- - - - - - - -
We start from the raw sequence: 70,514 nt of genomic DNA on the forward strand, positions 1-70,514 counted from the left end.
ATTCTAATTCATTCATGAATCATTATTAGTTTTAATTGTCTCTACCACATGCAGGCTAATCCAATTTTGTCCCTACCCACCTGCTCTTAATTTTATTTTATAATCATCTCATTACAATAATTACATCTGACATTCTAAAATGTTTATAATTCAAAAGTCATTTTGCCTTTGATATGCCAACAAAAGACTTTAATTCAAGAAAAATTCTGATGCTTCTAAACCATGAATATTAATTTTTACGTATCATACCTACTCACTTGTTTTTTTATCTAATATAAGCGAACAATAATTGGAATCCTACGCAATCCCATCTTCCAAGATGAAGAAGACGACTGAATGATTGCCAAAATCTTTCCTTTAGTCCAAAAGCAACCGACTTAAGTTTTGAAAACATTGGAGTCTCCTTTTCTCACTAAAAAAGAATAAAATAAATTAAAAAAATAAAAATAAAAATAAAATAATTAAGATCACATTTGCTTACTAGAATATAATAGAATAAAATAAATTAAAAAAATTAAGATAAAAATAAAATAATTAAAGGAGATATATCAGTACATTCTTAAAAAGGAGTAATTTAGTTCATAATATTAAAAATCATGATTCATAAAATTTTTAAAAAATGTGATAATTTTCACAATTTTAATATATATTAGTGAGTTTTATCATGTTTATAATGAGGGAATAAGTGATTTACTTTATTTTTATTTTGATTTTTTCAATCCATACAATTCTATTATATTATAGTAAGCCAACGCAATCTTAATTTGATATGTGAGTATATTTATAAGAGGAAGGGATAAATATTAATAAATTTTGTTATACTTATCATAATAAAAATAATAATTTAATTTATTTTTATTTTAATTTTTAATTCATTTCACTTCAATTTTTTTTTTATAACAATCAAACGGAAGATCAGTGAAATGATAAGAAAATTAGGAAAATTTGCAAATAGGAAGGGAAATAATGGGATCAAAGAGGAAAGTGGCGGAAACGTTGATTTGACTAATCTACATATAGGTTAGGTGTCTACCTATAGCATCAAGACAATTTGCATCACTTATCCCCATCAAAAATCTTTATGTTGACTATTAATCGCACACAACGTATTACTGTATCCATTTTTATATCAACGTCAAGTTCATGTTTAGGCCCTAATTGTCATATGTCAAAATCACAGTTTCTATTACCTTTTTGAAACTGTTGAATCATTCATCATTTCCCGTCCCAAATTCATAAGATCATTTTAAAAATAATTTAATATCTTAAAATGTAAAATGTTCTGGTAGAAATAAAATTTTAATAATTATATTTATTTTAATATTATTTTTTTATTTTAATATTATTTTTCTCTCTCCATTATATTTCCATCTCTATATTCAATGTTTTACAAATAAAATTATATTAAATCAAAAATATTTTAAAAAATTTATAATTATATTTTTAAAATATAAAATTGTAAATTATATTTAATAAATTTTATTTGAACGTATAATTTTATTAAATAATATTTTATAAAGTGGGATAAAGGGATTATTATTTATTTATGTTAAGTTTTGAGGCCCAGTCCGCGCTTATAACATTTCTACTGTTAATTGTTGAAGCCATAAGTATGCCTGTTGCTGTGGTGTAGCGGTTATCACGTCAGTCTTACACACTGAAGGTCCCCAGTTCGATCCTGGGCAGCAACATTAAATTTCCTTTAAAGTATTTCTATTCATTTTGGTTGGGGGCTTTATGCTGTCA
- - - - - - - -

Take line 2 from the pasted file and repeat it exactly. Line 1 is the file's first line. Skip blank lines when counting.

ATTCTAATTCATTCATGAATCATTATTAGTTTTAATTGTCTCTACCACATGCAGGCTAATCCAATTTTGTCCCTACCCACCTGCTCTTAATTTTATTTTATAATCATCTCATTACAATAATTACATCTGACATTCTAAAATGTTTATAATTCAAAAGTCATTTTGCCTTTGATATGCCAACAAAAGACTTTAATTCAAGAAAAATTCTGATGCTTCTAAACCATGAATATTAATTTTTACGTATCATACCTACTCACTTGTTTTTTTATCTAATATAAGCGAACAATAATTGGAATCCTACGCAATCCCATCTTCCAAGATGAAGAAGACGACTGAATGATTGCCAAAATCTTTCCTTTAGTCCAAAAGCAACCGACTTAAGTTTTGAAAACATTGGAGTCTCCTTTTCTCACTAAAAAAGAATAAAATAAATTAAAAAAATAAAAATAAAAATAAAATAATTAAGATCACATTTGCTTACTAGAATATAATAGAATAAAATAAATTAAAAAAATTAAGATAAAAATAAAATAATTAAAGGAGATATATCAGTACATTCTTAAAAAGGAGTAATTTAGTTCATAATATTAAAAATCATGATTCATAAAATTTTTAAAAAATGTGATAATTTTCACAATTTTAATATATATTAGTGAGTTTTATCATGTTTATAATGAGGGAATAAGTGATTTACTTTATTTTTATTTTGATTTTTTCAATCCATACAATTCTATTATATTATAGTAAGCCAACGCAATCTTAATTTGATATGTGAGTATATTTATAAGAGGAAGGGATAAATATTAATAAATTTTGTTATACTTATCATAATAAAAATAATAATTTAATTTATTTTTATTTTAATTTTTAATTCATTTCACTTCAATTTTTTTTTTATAACAATCAAACGGAAGATCAGTGAAATGATAAGAAAATTAGGAAAATTTGCAAATAGGAAGGGAAATAATGGGATCAAAGAGGAAAGTGGCGGAAACGTTGATTTGACTAATCTACATATAGGTTAGGTGTCTACCTATAGCATCAAGACAATTTGCATCACTTATCCCCATCAAAAATCTTTATGTTGACTATTAATCGCACACAACGTATTACTGTATCCATTTTTATATCAACGTCAAGTTCATGTTTAGGCCCTAATTGTCATATGTCAAAATCACAGTTTCTATTACCTTTTTGAAACTGTTGAATCATTCATCATTTCCCGTCCCAAATTCATAAGATCATTTTAAAAATAATTTAATATCTTAAAATGTAAAATGTTCTGGTAGAAATAAAATTTTAATAATTATATTTATTTTAATATTATTTTTTTATTTTAATATTATTTTTCTCTCTCCATTATATTTCCATCTCTATATTCAATGTTTTACAAATAAAATTATATTAAATCAAAAATATTTTAAAAAATTTATAATTATATTTTTAAAATATAAAATTGTAAATTATATTTAATAAATTTTATTTGAACGTATAATTTTATTAAATAATATTTTATAAAGTGGGATAAAGGGATTATTATTTATTTATGTTAAGTTTTGAGGCCCAGTCCGCGCTTATAACATTTCTACTGTTAATTGTTGAAGCCATAAGTATGCCTGTTGCTGTGGTGTAGCGGTTATCACGTCAGTCTTACACACTGAAGGTCCCCAGTTCGATCCTGGGCAGCAACATTAAATTTCCTTTAAAGTATTTCTATTCATTTTGGTTGGGGGCTTTATGCTGTCA